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Dealing with Bad Advice on Your Wedding Day

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Weddings: They're not just for girls! To keep this week from getting too bride-centric, we've recruited a recently-married New York City gentleman to offer advice to the future husbands among us. Welcome to his column, Confessions of an Anonymous Groom.


Image via stevendpolo/Flickr

On his wedding day, a child of divorce fights the feeling of being a rube. The tenuous certainty of "to death do us part" only looks more foolhardy when the two people from whose gross union the groom-to-be came, and whose disunion he witnessed, are in the room. Exhibits A and B for the prosecution. This uneasy dynamic is exacerbated when the parent offers advice.

In my case, my father—who had found out about the wedding from my grandparents and had shown up wearing a cream suit with turquoise floral trim clearly selected for him by his very young Kazakh mistress living in Brighton Beach—drew me aside right before we entered the chamber. He grew serious. "Infidelity is great in the short term," he said, "but bad in the long term."

Advice on wedding days usually ranges from bad to useless. It is the duty of the groom—as friend, son, or cornered by the in-laws—to absorb the palaver with aplomb. (It is also the duty of the bride but as for her, I have no idea what kind of advice she is given, if it is good or if it is bad, if it is followed or if it is ignored and regardless, how it is received.) In my case, I did not do a very good job. "No shit, Dad." I said. Then our number was called and we were summoned to the altar. Advice usually comes in two species: The Useless Cliché is the more benign form. The Inappropriately Cynical is perhaps truthier but more malignant strain.

The Useless Cliché can be both a proscription or a prescription. "Don't take her for granted,"; for example, is an old chestnut. "Make time for each other" is pretty common too. "Tell her 'I love you' every day," "Listen to one another," "Don't lose the romance" are high scorers as well. These have the advantage of both being true and good-hearted. On the other hand, as indicated, they are so general as not to be actionable. Advice on which one can not act is hogwash.

In addition, this advice is often made more infuriating in proportion to how well one knows the marriage of the adviser. For instance,"Listen to one another," was from a man who hasn't listened to a word his wife has said in the last 20 years though if he had he would have realized she is much smarter and wittier than he is. Either way, the proper way to respond to this is to say "Thank you" with as little condescension as possible. This advice comes from the insurmountable pressure to offer advice even if one has no insight to offer. What can a guy do but spout platitudes?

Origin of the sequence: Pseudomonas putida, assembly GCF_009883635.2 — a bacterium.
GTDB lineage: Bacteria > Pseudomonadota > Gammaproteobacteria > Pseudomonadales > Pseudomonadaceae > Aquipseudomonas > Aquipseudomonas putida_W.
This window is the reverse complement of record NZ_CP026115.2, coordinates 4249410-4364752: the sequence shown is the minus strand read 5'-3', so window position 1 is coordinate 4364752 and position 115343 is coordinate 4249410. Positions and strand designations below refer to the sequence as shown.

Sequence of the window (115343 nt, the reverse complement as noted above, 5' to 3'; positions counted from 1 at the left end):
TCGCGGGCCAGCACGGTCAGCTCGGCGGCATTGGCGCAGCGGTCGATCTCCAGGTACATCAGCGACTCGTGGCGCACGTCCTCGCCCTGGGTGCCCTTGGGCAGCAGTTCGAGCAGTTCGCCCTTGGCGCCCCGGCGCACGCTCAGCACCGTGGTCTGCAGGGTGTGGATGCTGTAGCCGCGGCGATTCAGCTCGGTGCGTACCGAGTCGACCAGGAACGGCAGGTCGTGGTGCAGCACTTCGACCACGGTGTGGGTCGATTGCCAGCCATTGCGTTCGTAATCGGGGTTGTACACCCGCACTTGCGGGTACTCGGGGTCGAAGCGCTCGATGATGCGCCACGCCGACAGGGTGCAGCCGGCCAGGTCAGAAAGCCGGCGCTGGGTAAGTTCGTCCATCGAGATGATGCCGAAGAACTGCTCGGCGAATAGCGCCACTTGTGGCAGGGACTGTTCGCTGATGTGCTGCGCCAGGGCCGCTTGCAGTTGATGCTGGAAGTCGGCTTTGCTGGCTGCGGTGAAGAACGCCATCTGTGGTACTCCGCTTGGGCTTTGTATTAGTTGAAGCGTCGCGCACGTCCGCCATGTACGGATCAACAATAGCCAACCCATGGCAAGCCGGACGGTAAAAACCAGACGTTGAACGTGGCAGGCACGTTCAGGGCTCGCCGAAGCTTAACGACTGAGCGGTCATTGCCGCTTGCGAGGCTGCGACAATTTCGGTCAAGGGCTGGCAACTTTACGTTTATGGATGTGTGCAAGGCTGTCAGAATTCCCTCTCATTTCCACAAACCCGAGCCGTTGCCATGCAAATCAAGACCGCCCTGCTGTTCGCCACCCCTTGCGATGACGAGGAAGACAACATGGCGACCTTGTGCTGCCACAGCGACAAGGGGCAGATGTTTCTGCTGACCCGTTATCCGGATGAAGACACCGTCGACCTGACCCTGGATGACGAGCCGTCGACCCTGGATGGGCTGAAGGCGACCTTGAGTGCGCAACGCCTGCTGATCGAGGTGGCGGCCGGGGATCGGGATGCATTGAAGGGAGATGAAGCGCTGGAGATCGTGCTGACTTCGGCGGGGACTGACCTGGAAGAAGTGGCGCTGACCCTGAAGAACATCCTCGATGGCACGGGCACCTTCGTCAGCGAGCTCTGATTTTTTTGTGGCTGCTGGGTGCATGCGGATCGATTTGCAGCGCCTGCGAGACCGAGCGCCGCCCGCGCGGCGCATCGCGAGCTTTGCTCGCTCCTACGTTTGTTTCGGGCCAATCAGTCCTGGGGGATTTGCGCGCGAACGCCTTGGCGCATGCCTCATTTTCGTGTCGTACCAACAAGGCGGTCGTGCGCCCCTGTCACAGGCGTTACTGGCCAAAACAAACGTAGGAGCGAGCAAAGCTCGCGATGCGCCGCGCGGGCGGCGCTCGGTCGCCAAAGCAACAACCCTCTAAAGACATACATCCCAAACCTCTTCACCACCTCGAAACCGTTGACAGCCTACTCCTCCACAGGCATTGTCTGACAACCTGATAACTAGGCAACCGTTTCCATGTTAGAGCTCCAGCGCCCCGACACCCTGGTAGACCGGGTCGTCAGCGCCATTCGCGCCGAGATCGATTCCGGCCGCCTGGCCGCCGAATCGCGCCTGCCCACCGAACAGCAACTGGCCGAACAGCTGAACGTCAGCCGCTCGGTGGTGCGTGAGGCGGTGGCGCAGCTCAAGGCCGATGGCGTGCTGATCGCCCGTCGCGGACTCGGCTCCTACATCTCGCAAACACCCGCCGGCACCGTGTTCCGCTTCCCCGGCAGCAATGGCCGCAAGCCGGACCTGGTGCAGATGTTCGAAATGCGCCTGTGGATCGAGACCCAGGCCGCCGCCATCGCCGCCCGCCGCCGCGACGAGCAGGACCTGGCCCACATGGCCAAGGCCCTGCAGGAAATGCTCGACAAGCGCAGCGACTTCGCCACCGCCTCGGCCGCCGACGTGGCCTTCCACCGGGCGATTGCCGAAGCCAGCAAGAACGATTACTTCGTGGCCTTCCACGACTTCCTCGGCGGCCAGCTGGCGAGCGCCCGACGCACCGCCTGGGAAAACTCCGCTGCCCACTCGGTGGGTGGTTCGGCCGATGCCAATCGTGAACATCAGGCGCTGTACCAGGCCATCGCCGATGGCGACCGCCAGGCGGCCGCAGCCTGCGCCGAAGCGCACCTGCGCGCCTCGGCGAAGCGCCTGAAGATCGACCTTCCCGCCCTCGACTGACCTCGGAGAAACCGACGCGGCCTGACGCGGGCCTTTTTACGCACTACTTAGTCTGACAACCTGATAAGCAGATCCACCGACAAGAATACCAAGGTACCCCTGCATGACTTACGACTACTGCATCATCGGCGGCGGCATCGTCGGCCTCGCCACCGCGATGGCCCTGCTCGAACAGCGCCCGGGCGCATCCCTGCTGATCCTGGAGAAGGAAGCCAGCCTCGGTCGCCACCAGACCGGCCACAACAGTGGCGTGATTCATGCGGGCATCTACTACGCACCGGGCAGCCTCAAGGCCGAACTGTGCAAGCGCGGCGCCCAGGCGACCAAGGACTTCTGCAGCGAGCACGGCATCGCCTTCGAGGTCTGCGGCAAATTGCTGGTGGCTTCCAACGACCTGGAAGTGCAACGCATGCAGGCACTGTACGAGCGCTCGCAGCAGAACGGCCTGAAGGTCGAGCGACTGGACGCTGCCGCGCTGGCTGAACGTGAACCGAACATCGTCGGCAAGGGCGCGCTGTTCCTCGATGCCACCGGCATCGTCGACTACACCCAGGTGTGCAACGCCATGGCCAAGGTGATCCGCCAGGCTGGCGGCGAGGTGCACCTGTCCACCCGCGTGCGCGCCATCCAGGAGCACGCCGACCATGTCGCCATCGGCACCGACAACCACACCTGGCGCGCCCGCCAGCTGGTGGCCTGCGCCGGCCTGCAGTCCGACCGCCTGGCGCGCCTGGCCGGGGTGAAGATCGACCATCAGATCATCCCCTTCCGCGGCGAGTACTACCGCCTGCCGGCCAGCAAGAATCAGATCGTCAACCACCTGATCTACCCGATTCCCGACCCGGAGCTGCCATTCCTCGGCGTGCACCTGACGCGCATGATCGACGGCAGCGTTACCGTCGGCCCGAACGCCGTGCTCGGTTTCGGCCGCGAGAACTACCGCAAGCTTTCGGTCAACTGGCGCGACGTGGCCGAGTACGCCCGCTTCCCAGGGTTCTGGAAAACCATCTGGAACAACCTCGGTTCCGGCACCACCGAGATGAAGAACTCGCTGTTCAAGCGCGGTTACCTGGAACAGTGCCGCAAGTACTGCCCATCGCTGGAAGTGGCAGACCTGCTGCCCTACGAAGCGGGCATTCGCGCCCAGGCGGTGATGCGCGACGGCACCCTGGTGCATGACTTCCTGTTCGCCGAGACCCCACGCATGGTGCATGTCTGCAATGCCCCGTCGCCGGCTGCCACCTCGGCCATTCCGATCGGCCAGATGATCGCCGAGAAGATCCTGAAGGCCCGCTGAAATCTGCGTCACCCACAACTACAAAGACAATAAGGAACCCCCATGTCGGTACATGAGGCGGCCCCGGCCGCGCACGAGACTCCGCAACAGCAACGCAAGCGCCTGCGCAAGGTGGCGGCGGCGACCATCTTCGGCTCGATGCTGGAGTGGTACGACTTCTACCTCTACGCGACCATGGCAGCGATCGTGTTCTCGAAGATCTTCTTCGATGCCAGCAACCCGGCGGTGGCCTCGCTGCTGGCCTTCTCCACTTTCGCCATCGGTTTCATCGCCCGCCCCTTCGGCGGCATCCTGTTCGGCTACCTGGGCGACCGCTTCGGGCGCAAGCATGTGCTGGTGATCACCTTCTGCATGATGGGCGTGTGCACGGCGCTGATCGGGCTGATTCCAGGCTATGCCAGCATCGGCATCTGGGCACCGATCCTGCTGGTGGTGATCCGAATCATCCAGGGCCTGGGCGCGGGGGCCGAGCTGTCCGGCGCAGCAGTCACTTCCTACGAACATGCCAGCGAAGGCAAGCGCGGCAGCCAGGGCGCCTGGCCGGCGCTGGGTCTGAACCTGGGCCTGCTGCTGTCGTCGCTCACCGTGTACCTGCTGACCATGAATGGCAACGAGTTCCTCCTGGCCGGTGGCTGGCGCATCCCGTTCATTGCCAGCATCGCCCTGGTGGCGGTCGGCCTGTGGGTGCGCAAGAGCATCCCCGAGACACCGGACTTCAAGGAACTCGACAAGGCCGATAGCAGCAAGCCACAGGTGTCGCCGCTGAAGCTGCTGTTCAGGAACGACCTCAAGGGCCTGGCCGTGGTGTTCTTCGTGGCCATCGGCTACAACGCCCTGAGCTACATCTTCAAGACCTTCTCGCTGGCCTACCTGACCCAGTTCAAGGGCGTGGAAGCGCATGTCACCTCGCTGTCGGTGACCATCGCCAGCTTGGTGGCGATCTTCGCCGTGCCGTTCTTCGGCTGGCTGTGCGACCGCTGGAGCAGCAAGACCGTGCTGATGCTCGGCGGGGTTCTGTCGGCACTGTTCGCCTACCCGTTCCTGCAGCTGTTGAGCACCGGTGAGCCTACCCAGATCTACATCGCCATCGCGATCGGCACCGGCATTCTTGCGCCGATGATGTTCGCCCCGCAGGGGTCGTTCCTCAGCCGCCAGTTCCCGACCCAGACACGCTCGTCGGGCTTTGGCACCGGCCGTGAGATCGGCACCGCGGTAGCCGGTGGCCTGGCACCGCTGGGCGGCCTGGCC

The Inappropriately Cynical advice can be more difficult to handle. Inappropriately Cynical advice includes sentences like, "The magic doesn't last" and "If she's angry, just give her the credit card" or, my favorite,"Just wait" followed by a pregnant stare and a sigh. The Inappropriately Cynical is infuriating because it is disrespectful or insulting or both. The whole Vince Vaughn shtick is insulting to the bride who, in case the adviser hasn't noticed, you are crazy about. "Just wait!" is patronizing, gnomic, and kind of a dick thing to say. The proper response to this sort of advice is a cold long stare back. Treat it as a racist joke. Don't start your marriage selling out your wife for social comfort. "Bros before hos" stops at the altar.

Ideally no unsolicited advice should be given on one's wedding day. And if one is already soliciting marriage advice on Marriage Day One, something is rotten. But advice will always be given. The advice I found most useful was the more specific: "Skype often when away." "Downton Abbey is great to watch together." "Paul Simon's Graceland heals all wounds." Also this one: "Remember the first time you met her."

Strangely, my father's advice has turned out to be the best advice. It had the force of truth and, because it was delivered to me by a lonely old man with bad knees, an estranged son, and a bevy of ex-wives, it dropped like a hammer. It was, on reflection, also the only advice he could give with integrity. Sinners, it seems, make the best advisers.
· All Weddings Week 2011 coverage [Racked NY]